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SEC charges Siebel with disclosure violations

The US Securities and Exchange Commission (SEC) took its first enforcement actions yesterday under a fair disclosure rule enacted in 2000, citing three companies, including Siebel Systems, for violations.

Siebel chief executive officer Tom Siebel told attendees at an invitation-only Goldman Sachs conference in November last year that he was optimistic because Siebel's business was returning to normal.

His comments contrasted with statements made three weeks earlier that the IT market was tough and the company expected to face that climate for the rest of the year.

Siebel's optimistic remarks, to which most investors had no access, prompted significant trading and pushed Siebel's share price up about 20% higher than the previous day's close.

Regulation FD, which took effect in October 2000, bars companies from selectively disclosing material information before releasing the information publicly. By failing to simultaneously release Tom Siebel's comments via a Web cast, press release or SEC filing, Siebel ran foul of the regulation, according to the SEC.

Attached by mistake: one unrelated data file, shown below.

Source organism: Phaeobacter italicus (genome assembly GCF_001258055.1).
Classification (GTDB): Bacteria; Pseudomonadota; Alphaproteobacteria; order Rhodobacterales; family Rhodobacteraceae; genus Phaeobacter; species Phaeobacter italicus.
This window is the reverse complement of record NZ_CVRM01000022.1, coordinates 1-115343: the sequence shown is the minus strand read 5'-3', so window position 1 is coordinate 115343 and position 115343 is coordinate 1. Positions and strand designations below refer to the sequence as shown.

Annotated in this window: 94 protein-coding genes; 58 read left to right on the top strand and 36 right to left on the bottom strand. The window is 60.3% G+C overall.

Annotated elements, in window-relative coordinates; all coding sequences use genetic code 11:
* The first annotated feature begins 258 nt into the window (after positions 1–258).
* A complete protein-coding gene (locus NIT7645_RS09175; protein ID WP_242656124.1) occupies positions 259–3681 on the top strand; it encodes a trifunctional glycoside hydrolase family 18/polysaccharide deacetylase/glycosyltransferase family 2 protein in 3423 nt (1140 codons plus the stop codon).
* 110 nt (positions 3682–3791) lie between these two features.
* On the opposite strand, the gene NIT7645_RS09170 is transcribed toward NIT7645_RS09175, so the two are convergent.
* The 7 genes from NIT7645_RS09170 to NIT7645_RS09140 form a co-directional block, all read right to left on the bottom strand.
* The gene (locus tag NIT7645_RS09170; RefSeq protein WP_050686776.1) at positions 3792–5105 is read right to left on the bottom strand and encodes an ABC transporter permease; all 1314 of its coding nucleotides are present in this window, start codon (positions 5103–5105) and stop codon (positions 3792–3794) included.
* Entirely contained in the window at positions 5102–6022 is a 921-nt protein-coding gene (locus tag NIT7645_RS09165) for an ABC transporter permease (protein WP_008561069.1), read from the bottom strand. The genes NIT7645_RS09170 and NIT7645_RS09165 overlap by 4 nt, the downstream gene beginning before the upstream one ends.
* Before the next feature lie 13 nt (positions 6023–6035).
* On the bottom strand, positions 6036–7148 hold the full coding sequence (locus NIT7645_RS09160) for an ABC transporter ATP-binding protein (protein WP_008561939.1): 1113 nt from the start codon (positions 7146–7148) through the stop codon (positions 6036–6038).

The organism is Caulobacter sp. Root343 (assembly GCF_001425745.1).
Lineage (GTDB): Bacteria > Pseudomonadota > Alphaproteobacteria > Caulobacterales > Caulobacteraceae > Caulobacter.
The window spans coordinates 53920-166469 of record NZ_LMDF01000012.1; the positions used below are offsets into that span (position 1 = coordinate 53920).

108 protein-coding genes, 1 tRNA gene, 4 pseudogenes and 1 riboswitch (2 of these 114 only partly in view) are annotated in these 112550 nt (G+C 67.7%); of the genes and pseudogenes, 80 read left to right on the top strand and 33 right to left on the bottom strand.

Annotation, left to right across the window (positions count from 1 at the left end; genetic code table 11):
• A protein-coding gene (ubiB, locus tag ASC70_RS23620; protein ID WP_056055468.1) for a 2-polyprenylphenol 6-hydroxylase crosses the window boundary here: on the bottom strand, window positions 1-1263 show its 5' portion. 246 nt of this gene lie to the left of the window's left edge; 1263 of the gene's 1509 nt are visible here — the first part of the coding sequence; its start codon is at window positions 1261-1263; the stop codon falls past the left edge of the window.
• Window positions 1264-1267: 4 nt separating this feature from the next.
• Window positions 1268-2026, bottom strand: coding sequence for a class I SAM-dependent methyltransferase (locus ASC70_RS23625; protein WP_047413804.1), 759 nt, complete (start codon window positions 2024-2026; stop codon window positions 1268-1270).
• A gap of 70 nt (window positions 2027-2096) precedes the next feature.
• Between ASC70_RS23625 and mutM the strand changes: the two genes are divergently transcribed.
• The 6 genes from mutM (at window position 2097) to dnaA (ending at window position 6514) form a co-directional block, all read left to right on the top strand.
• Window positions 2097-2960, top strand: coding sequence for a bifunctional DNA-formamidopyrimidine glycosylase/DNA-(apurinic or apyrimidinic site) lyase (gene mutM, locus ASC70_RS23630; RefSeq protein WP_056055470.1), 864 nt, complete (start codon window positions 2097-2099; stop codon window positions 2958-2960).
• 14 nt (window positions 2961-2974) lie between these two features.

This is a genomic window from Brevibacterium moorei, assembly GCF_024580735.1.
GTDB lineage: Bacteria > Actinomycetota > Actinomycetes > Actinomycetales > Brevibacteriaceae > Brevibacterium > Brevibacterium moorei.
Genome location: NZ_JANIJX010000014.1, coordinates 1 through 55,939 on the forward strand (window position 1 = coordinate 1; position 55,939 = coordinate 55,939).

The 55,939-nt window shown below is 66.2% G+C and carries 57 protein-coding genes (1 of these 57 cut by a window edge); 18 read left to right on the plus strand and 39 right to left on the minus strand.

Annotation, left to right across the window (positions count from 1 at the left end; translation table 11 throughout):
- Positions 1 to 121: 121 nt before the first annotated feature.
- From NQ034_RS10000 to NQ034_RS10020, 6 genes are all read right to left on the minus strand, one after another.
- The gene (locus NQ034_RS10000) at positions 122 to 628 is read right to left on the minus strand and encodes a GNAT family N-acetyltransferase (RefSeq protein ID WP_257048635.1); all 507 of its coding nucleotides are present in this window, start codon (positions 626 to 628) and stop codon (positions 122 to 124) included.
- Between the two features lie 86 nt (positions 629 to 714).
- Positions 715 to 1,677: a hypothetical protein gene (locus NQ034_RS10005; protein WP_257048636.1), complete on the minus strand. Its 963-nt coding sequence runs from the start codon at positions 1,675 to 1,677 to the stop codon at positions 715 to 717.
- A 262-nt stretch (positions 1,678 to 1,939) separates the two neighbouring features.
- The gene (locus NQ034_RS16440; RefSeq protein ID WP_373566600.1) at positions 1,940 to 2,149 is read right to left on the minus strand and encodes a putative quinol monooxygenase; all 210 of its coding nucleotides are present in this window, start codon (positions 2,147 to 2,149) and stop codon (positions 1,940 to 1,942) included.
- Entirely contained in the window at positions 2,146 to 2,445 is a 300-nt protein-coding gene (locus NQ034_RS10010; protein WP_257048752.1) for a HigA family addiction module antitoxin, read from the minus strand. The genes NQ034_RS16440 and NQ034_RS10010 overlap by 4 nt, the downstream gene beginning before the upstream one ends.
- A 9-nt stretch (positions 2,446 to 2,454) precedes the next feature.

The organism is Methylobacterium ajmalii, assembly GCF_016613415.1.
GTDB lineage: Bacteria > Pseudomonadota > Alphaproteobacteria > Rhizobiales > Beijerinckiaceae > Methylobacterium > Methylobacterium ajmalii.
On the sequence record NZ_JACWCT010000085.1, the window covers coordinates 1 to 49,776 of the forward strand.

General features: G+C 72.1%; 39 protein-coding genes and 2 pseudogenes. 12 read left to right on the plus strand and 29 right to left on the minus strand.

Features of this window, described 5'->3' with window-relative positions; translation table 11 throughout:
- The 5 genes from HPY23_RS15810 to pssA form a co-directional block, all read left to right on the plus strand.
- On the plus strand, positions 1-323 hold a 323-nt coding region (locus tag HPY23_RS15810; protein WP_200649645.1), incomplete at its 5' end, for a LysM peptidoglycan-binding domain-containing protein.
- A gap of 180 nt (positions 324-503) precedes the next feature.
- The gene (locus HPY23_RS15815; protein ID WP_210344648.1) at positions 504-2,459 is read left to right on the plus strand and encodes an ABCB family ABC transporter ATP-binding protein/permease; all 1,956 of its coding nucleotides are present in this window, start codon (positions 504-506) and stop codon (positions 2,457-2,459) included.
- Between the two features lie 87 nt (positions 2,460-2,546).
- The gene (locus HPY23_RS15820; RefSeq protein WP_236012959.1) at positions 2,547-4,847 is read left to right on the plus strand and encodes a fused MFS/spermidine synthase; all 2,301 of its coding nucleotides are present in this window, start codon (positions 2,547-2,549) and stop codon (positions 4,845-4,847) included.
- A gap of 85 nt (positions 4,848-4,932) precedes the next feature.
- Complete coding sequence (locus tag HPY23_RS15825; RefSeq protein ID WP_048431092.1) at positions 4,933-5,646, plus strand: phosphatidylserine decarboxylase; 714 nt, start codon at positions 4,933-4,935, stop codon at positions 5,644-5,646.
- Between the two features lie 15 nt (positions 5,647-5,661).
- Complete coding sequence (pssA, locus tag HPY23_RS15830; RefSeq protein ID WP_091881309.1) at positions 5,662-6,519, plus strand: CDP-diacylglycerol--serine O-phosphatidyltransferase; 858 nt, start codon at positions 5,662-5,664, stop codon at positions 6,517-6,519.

The SEC has filed a cease-and-desist order against Siebel. It has also sought a $250,000 (£160,050) fine for the infraction, a penalty to which Siebel has agreed.

Siebel confirmed the penalty in a statement yesterday, which said that Tom Siebel had been unaware when he made the remarks that the presentation was not being broadcast on the Web.

The SEC backed that statement in its own report on the case, noting that while Siebel's director of investor relations knew no Webcast was planned and spoke with Tom Siebel shortly before the conference, she did not tell him there would be no Webcast.

The SEC settlement will not affect the company's financial condition, Siebel said, adding that this resolves the only known matter of investigation between the company and the SEC.

The SEC also took action against Raytheon and its chief financial officer, Franklyn Caine, and Secure Computing and its chief executive officer, John McNulty, for similar violations.

It also filed an investigation report on Motorola related to the disclosure regulation, but did not take action against the company.

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